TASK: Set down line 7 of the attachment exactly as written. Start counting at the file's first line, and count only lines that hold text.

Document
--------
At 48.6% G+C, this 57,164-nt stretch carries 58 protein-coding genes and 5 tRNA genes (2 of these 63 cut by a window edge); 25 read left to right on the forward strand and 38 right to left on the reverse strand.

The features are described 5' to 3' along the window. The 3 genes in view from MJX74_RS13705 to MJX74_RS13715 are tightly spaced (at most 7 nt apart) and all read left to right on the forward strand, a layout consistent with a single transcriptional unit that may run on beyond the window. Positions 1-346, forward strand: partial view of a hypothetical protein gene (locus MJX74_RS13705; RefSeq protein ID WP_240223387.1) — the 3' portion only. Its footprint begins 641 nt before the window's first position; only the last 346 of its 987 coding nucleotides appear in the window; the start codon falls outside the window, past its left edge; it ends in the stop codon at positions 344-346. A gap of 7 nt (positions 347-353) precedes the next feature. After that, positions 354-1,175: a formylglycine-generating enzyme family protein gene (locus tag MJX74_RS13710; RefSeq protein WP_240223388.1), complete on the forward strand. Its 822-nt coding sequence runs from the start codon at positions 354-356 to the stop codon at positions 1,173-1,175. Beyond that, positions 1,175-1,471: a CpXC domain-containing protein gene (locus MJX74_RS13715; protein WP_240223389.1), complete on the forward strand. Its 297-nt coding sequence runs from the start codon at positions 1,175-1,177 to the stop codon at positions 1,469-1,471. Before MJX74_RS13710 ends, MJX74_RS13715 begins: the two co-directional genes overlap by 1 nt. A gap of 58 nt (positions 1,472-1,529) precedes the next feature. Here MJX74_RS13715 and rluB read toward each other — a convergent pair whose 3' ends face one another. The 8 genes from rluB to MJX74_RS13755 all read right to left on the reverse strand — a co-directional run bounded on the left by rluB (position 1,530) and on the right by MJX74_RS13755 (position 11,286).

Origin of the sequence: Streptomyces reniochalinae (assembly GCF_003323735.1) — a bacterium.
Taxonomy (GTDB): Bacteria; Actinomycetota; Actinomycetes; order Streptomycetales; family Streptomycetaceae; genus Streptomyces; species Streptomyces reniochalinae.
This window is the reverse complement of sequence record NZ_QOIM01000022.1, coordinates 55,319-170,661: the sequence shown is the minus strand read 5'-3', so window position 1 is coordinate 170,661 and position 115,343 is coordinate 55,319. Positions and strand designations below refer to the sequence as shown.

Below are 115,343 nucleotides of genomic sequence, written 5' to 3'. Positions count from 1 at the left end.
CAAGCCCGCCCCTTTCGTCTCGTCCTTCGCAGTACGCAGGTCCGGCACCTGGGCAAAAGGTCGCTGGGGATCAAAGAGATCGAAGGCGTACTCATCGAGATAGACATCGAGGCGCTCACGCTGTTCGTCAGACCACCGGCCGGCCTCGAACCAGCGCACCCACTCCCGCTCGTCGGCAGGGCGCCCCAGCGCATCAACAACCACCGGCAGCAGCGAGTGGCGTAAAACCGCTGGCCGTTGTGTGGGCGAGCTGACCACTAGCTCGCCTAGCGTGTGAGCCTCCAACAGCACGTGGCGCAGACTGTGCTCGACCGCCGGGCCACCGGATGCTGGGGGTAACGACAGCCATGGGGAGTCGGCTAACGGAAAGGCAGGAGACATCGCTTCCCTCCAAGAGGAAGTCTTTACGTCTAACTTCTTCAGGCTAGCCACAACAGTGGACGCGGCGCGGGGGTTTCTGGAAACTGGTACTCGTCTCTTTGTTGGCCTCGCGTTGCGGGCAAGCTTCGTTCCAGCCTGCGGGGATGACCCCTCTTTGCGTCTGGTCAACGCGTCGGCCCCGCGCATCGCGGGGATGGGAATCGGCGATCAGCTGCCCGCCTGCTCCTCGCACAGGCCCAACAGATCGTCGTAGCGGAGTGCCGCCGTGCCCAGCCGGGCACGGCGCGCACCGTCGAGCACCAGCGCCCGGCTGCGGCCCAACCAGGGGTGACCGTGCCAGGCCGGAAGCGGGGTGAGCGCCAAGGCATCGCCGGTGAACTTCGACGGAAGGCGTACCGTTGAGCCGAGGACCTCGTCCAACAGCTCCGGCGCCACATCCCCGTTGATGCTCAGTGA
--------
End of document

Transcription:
CAAGCCCGCCCCTTTCGTCTCGTCCTTCGCAGTACGCAGGTCCGGCACCTGGGCAAAAGGTCGCTGGGGATCAAAGAGATCGAAGGCGTACTCATCGAGATAGACATCGAGGCGCTCACGCTGTTCGTCAGACCACCGGCCGGCCTCGAACCAGCGCACCCACTCCCGCTCGTCGGCAGGGCGCCCCAGCGCATCAACAACCACCGGCAGCAGCGAGTGGCGTAAAACCGCTGGCCGTTGTGTGGGCGAGCTGACCACTAGCTCGCCTAGCGTGTGAGCCTCCAACAGCACGTGGCGCAGACTGTGCTCGACCGCCGGGCCACCGGATGCTGGGGGTAACGACAGCCATGGGGAGTCGGCTAACGGAAAGGCAGGAGACATCGCTTCCCTCCAAGAGGAAGTCTTTACGTCTAACTTCTTCAGGCTAGCCACAACAGTGGACGCGGCGCGGGGGTTTCTGGAAACTGGTACTCGTCTCTTTGTTGGCCTCGCGTTGCGGGCAAGCTTCGTTCCAGCCTGCGGGGATGACCCCTCTTTGCGTCTGGTCAACGCGTCGGCCCCGCGCATCGCGGGGATGGGAATCGGCGATCAGCTGCCCGCCTGCTCCTCGCACAGGCCCAACAGATCGTCGTAGCGGAGTGCCGCCGTGCCCAGCCGGGCACGGCGCGCACCGTCGAGCACCAGCGCCCGGCTGCGGCCCAACCAGGGGTGACCGTGCCAGGCCGGAAGCGGGGTGAGCGCCAAGGCATCGCCGGTGAACTTCGACGGAAGGCGTACCGTTGAGCCGAGGACCTCGTCCAACAGCTCCGGCGCCACATCCCCGTTGATGCTCAGTGA